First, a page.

To Be Native in the Northwest


For Native peoples of the Northwest, as with other cultures, artwork is a form of storytelling and space for expression. Today, we’re still creating in ways that share and celebrate history and tradition. Formline design, for instance—a familiar Northwest Native style of two dimensional outlines—is abundant in the region. Formlines are always swelling, always diminishing, endlessly transforming—ideal for an outlook on life that celebrates the vitality of all things. It’s a worldview that embraces spirit in all things and dismisses hierarchy.

Formline Design in Carving (Artist: David Boxley, Tsimshian)
Samish Formline Design on Drum

You can see formline design being used in Northwest Native Art in wooden carvings and in capes that many peoples wear during special ceremonies.

In case you were wondering... 

What does it mean when someone says low man on the totem pole? Is that an insult in Native cultures? 

Each totem pole is different. So to understand the meaning behind its figures, you need to know the pole’s history and the family from which it came. The phrase “low man on the totem pole” suggests a universal hierarchy in the order of their figures on totem poles—which is hardly the case.

"Leaders, women, are always at the bottom of a totem pole – holding the people up."

Chairman Brian Cladoosby, Swinomish


Are those dogs carved on the front of Native boats?

Pro tip: Natives never call a canoe a “boat.” (If you’re lucky enough to be in one, and you call it a boat —you may soon find yourself swimming.). The canoe is an integral component of Northwest Native culture. Northwest Native communities have developed over thousands of years intimate relationships with the waters surrounding them. Don’t get us wrong, we love canines—ask us about rez dogs sometime!—but the fronts of our canoes are not inspired by them. In fact, Edward Curtis actually noted this fact:“It is frequently assumed that the prows of North Coast canoes are carved in imitation of a dog's head, but the Natives deny any intentional resemblance. The notch in the top of the prow, dividing it into two sections suggestive of an animal's ears, is simply a rest for the shaft of a spear or harpoon.”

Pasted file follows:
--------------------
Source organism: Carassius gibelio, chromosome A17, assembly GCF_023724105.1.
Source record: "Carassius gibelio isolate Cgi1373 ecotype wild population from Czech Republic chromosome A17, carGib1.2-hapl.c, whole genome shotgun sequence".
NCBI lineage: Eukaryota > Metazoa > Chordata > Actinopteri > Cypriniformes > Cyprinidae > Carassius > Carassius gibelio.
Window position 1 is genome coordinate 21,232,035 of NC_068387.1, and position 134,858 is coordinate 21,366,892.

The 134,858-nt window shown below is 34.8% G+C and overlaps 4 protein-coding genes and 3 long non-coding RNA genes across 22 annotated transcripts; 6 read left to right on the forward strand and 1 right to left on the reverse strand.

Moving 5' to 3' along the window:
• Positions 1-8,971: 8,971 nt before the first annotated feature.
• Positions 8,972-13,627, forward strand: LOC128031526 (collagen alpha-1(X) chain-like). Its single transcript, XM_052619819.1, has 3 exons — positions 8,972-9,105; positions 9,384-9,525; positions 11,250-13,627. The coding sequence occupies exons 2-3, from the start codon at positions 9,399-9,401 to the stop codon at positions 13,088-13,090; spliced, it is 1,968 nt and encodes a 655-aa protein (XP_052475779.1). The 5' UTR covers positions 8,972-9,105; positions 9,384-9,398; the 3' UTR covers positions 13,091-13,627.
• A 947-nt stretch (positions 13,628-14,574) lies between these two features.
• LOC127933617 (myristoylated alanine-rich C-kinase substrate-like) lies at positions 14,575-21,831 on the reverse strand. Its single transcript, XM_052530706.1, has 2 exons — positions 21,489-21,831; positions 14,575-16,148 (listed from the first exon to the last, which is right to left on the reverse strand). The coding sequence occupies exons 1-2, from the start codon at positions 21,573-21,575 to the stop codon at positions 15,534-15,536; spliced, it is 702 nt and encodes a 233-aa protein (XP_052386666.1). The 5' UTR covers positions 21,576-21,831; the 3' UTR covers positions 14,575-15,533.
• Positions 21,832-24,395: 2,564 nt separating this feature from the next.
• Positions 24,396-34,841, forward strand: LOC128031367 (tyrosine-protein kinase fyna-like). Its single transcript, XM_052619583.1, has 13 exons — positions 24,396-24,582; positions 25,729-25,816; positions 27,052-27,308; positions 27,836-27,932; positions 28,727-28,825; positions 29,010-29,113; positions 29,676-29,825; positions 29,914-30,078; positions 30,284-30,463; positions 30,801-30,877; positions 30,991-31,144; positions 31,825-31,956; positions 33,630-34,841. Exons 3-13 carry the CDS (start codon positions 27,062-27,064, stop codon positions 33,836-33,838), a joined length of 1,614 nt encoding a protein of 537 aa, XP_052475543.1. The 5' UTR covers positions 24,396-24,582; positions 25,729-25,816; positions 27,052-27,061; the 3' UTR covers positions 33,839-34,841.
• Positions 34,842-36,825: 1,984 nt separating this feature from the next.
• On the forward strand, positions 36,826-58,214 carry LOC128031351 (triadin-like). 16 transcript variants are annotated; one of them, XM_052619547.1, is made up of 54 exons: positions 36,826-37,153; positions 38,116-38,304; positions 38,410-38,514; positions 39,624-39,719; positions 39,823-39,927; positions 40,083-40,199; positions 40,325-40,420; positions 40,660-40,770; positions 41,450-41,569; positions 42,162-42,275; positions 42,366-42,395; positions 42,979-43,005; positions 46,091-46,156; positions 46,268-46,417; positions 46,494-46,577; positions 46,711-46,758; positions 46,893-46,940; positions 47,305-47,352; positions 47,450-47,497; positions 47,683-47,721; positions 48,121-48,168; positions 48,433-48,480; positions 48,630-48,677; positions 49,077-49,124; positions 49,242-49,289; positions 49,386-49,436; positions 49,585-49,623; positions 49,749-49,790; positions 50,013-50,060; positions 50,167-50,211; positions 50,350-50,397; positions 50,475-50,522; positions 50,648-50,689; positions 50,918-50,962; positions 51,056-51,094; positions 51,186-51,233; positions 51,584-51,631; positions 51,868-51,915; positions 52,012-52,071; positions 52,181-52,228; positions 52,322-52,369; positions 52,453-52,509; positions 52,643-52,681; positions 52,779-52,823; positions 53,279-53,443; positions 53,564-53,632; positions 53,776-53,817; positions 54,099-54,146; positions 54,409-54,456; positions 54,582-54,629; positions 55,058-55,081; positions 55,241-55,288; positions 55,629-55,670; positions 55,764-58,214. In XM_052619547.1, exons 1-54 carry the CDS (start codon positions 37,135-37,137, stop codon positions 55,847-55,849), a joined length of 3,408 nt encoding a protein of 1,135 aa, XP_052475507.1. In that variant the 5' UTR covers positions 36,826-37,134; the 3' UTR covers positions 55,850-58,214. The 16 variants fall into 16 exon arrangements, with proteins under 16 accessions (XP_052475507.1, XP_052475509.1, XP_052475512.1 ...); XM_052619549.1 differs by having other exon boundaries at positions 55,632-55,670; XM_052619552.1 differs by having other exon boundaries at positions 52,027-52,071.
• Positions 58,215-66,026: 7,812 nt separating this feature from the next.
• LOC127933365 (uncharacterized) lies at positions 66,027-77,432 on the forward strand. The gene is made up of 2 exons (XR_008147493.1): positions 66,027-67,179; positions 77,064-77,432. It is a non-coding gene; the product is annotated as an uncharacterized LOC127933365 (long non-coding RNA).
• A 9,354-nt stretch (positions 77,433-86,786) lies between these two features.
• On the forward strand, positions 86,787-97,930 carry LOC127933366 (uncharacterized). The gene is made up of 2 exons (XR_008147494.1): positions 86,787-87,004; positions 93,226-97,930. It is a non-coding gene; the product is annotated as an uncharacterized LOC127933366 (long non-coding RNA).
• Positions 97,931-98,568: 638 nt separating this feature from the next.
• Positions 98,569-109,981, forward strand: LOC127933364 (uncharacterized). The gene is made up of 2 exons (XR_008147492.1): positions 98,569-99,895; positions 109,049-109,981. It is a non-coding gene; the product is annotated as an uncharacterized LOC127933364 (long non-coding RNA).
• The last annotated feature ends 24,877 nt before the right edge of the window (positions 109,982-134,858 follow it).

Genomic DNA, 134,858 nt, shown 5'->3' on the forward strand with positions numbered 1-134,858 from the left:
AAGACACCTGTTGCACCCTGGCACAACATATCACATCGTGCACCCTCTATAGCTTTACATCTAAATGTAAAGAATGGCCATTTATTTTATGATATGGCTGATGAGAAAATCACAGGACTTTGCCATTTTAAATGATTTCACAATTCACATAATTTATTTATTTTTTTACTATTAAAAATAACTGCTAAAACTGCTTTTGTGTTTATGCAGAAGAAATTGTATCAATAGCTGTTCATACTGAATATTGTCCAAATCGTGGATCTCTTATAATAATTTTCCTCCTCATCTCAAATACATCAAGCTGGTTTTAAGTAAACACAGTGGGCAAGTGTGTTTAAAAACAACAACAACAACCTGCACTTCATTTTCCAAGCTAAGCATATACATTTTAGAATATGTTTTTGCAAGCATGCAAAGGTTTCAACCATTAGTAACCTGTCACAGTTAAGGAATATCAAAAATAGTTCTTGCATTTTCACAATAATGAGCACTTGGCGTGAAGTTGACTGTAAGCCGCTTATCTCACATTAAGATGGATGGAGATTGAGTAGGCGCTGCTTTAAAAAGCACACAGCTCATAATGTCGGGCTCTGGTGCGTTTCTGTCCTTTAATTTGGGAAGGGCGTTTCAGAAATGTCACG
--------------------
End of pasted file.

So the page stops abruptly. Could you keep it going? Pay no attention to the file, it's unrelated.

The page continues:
I feel like a see a lot of Native art these days. Why is it trendy?

The art world is a space where Native people are leading by proudly practicing their traditions while ever expanding what it means to be a Native artist. Native art is often misused in mainstream media and that has led to broad misunderstandings of cultures. In their journey to create, Native artists are just like any other artists, seeking to share an expression, a story, a moment or a feeling. But they have a deep responsibility to reconcile in their work. That is to honor their cultural traditions and relationships while pushing their practice forward. In times that daunt many, Native people and artists are excited by that challenge and are producing work that is meaningful and invigorating.

Tlingit artist Preston Singletary shares how we weaves his cultural heritage into his work with glass.

“Art has this special capacity to challenge us, wake us up, shift imagery, inspire powerful emotions, and point directly at social ills. Our Native communities have a wealth of cultural assets through which we can claim space and reconnect. Artists, dancers, musicians, and storytellers help keep the momentum alive: a testament to the creativity and resilience of First Peoples. ”
Lulani Arquette, Native Arts and Cultures Foundation
To Be Native in the Northwest

Lands and Water





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